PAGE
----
and funding to various organizations.
Most fatally, Wainess essentially cut a
deal with the administration over the Code:
I don't like your Code and probably never
will, but I'll accept it as long as the following
changes are made. Wainess, who fought
valiantly and successfully to empanel a stu-
dent representative to the Board of Regents,
saw that role reduced to almost nothing as he
silently stood by while the Code was adopted.
When a regent asked Wainess to publicly
address the board about the Code, the MSA
president fumbled for answers, saying he
had not prepared a statement on the draft the
regents were about to vote on. Earlier,
Wainess wrote the regents a memo in which
he called the Code "80 percent successful."
That, Wainess insists, does not contra-
dict his fundamental belief that no conduct
code has a place on campus. I should hope
not. While he was an editorial page editor of
this newspaper, Wainess spoke and wrote
eloquently against the code many times. He
ran for MSA president on a strongly anti-
code platform similar to that of any credible
student political party.
Such rhetoric melted in recent weeks as
Wainess cooperated with a student
workgroup on revising the Code. Once the
final draft was approved by the regents.
Wainess was left to tell, the Detroit Free

Press: "l was hoping there would be more
opportunity to review the details." That isnt
exactly a ringing proclamation for student
rights, but then again, Wainess hasn't been
making that sort of proclamation lately. H-
narrowly escaped MSA censure just over
two weeks ago when some members, upset
over his waffling on the Code, backed- a
motion to appoint a new spokesperson on
the issue. That motion died, not necessarily
out of support for Wainess, but because
many members wanted to present a united
front to the regents. Still, MSA Student
Rights Commission Chair Anne Marie
Ellison pointedly hailed a faculty leader for
speaking in favor of student rights "and our
leader didn't."
Did Wainess have a political epiphany
sometime between his editorship and the
last regents meeting? No, he maintains, just
a realization that politics is quite different
from splashing your ideals across a sheet of
newsprint. Wainess, who has closely fol-
lowed the tribulations of President Clinton,.
should have come to terms with that differ-
ence long before he ran for MSA. Clinton
has been criticized by observers, Wainess
included, for backing down from his ideals
in the face of political pressure. The bitter
irony is that Wainess has done the same
thing.
-James M. Nash can be reached over
e-mail atjnash@umich.edu. -

11

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JI LASSER

SHARP AS TOAST
CALVIN, WHAT S TH IS?

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LETTERS

Hung out to dry
MSA President Wainess fails as student voice

A s the first non-voting student represen-
tative to the University Board of Re-
gents, Michigan Student Assembly President
Flint Wainess was called to the table last
week to speak about the new Code of Student
Conduct. Students were counting on Wainess
to represent their unheard voices to the board
before the rewrite of the statement of non-
academic behavior went up for a vote. Instead
of voicing constituents' concerns, however,
Wainess had not prepared a formal commen-
tary. Speaking off the top of his head, he did
not present a strong opposition to the Code,
saying it was better than previous drafts.
Granted, it is unlikely that opposition from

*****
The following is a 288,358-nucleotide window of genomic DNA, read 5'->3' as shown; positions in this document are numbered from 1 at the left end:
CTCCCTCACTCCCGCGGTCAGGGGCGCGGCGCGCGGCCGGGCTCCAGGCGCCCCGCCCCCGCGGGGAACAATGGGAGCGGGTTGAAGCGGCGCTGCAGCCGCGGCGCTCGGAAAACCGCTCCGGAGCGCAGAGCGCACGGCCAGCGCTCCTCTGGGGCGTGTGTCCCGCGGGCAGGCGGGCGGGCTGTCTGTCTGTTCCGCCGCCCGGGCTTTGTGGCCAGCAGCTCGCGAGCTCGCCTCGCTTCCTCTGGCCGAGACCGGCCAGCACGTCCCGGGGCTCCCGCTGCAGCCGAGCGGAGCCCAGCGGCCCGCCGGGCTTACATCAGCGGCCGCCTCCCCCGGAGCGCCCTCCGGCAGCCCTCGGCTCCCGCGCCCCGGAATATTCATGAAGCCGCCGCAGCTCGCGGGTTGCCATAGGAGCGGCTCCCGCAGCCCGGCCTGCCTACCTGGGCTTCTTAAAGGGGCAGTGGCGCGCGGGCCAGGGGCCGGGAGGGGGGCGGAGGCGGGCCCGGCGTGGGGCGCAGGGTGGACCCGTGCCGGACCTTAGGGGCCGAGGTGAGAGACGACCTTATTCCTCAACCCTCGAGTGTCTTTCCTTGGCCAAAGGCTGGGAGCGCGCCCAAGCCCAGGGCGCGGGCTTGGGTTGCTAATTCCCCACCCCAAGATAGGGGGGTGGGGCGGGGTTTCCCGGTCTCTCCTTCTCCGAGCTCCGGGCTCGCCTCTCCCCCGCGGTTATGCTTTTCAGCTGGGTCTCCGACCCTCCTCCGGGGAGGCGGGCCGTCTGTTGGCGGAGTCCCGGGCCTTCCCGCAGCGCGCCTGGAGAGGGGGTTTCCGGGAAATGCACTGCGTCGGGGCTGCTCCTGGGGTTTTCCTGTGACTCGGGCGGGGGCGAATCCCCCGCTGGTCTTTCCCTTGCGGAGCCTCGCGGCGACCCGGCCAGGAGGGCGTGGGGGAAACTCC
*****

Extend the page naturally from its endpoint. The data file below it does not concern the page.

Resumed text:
Wainess would have persuaded the regents to
abandon their quest for a student conduct
cede. Regents overwhelmingly supported the
Code despite objections from the American
Civil Liberties Union and various campus
leaders. But by giving the board no substan-
tial input while acting as the elected president
ofMSA and-more important -the official
student voice, Wainess misrepresented the
student body as apathetic and unaware of the
Code's civil rights violations.
In reality, students have rarely agreed on
anything as much as their opposition to con-
duct codes at the University. Last spring,
student groups united and organized a rally to
oppose the earlier code - the Statement of
Student Rights and Responsibilities. While

the new Code is a slight improvement, it still
has not resolved some of the shortcomings
that so incensed students.
Students needed a strong leader at the
regents' meeting to press for further revi-
sions to the Code. Wainess acknowledged
this position last week: "The regents have
said there will be a code, so trying to fight
having a code is futile. I have been working
to improve the Code so that maybe it will
protect a few more students."
Why, then, did Wainess falter? The ques-
tion is especially relevant since Wainess
fought both for the installation of a student
regent and for the MSA president to fill that
post. Earlier this month, some MSA mem-
bers proposed sending someone else to rep-
resent students. Wainess prevailed - to the
detriment of student interests on the Code.
Wainess claims that compromise with the
administration was necessary to craft the
least harmful code. True - but his actions
were less compromise than complicity.
Wainess' folly in such a crucial time calls
into question his function as student repre-
sentative. His negligence may have cost stu-
dents a viable opportunity to have the Code
amended. Moreover, Wainess set a prece-
dent of waffling and indifference for future
student representatives and thus jeopardized
what could be -ifused properly -the most
powerful student voice on campus.

Feds chipping
away at free
expression
To the Daily:
Well, here we are again. It's
almost a year later, and the feds
are once again thinking of knock-
ing on Jake Baker's door. His
case is especially important right
now, since another threat to
American freedom of expression
has happened at Cal Tech, where
a student was recently expelled
from school for harassment of an
ex-girlfriend over e-mail.
I guess if our email is going to
be monitored, everything else
must be too, to be fair. So, wel-